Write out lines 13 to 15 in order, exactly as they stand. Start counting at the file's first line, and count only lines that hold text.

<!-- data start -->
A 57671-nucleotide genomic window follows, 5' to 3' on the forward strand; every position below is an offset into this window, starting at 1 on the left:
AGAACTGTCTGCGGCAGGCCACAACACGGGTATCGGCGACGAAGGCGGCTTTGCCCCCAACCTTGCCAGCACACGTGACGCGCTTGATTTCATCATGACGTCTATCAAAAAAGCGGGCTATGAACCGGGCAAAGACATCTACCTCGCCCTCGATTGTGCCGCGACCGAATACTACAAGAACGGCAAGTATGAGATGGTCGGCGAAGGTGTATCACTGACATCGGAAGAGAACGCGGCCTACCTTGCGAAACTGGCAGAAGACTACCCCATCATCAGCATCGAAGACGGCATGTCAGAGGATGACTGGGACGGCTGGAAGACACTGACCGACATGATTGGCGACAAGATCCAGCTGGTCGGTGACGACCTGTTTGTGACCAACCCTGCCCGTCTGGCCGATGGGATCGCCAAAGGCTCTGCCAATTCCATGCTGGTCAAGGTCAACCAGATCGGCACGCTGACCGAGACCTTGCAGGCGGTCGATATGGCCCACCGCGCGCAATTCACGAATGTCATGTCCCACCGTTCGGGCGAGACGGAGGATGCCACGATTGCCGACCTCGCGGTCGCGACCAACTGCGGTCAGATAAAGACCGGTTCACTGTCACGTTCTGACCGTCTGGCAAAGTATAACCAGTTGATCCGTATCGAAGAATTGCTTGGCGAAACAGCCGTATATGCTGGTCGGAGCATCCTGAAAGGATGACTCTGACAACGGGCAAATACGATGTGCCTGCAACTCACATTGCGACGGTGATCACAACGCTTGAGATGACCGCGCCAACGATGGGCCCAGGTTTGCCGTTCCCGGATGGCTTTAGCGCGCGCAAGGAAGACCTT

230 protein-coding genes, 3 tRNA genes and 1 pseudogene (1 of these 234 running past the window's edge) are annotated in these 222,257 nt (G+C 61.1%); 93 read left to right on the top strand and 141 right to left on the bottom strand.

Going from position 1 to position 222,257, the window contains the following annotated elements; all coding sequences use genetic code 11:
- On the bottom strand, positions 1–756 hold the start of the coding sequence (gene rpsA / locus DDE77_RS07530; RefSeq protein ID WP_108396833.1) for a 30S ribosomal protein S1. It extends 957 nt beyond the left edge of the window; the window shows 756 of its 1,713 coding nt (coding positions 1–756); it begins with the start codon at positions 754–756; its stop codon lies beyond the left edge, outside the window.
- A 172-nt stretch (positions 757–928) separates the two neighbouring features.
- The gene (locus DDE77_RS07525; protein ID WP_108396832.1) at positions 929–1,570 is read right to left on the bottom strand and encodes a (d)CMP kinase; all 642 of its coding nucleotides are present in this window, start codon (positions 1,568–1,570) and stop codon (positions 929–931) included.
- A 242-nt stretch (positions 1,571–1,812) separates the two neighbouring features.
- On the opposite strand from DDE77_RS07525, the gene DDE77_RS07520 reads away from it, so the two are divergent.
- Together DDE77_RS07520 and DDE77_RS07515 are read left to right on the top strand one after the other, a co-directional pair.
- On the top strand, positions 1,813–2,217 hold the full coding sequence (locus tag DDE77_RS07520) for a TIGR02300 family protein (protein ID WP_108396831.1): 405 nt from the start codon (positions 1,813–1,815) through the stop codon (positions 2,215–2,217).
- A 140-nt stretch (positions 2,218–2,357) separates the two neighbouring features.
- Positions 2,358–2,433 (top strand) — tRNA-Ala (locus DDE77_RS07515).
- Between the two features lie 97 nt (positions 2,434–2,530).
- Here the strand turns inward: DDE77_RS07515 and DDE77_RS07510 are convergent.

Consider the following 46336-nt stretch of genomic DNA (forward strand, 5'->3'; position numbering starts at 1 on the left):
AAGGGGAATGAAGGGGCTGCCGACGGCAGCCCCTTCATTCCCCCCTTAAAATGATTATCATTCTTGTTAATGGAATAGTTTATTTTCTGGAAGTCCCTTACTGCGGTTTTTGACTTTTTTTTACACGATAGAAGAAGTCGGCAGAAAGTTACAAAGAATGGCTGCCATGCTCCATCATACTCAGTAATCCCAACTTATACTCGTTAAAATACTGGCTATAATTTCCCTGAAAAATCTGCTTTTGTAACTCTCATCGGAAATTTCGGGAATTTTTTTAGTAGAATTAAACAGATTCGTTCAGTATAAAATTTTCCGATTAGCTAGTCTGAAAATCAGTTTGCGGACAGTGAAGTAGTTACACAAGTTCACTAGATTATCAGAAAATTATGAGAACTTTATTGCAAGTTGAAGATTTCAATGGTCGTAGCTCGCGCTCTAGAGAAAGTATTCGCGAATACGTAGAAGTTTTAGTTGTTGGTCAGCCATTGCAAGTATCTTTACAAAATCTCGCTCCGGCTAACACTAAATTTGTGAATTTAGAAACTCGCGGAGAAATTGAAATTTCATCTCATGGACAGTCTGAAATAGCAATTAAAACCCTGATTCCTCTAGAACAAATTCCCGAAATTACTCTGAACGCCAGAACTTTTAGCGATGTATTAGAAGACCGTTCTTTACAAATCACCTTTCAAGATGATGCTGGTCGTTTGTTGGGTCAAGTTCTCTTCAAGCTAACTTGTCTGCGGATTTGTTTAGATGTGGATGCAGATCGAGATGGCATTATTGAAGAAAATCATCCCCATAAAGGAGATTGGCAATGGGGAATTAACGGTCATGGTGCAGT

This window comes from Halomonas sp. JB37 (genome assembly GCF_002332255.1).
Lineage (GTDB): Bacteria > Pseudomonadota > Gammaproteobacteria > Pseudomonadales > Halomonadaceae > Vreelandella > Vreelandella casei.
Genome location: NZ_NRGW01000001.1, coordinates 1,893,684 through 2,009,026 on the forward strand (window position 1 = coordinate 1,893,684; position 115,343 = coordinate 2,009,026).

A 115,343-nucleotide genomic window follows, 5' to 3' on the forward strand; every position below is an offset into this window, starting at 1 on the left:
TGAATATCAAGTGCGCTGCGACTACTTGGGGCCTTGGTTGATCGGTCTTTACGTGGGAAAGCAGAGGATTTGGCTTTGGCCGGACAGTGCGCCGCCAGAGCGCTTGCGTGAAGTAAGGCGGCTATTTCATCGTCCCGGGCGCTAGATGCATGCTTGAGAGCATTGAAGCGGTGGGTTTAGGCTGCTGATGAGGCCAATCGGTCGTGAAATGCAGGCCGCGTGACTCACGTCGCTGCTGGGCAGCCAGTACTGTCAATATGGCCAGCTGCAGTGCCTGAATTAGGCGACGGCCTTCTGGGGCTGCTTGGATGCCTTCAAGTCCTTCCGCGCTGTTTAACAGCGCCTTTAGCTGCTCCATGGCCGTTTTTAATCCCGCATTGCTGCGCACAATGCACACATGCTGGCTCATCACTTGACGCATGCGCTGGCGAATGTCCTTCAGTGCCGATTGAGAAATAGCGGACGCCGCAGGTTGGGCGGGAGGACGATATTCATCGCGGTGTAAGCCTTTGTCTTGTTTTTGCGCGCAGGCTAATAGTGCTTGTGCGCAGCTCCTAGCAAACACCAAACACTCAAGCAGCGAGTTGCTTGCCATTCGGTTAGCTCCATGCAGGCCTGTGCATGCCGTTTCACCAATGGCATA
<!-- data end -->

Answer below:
- Positions 2,358–2,433 (top strand) — tRNA-Ala (locus DDE77_RS07515).
- Between the two features lie 97 nt (positions 2,434–2,530).
- Here the strand turns inward: DDE77_RS07515 and DDE77_RS07510 are convergent.